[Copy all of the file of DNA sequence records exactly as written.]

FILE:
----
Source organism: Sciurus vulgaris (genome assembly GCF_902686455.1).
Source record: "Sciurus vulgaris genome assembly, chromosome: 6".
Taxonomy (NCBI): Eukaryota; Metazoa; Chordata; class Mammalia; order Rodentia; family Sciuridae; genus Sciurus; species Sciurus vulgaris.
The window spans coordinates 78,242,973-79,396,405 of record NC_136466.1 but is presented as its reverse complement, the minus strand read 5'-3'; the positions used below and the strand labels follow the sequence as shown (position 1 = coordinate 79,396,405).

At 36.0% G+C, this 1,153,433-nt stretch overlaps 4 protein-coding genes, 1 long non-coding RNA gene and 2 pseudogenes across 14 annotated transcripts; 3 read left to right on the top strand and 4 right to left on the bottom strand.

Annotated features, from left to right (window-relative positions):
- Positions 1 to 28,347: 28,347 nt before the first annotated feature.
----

Source organism: Sciurus vulgaris (genome assembly GCF_902686455.1).
Source record: "Sciurus vulgaris genome assembly, chromosome: 6".
Taxonomy (NCBI): Eukaryota; Metazoa; Chordata; class Mammalia; order Rodentia; family Sciuridae; genus Sciurus; species Sciurus vulgaris.
The window spans coordinates 78,242,973-79,396,405 of record NC_136466.1 but is presented as its reverse complement, the minus strand read 5'-3'; the positions used below and the strand labels follow the sequence as shown (position 1 = coordinate 79,396,405).

At 36.0% G+C, this 1,153,433-nt stretch overlaps 4 protein-coding genes, 1 long non-coding RNA gene and 2 pseudogenes across 14 annotated transcripts; 3 read left to right on the top strand and 4 right to left on the bottom strand.

Annotated features, from left to right (window-relative positions):
- Positions 1 to 28,347: 28,347 nt before the first annotated feature.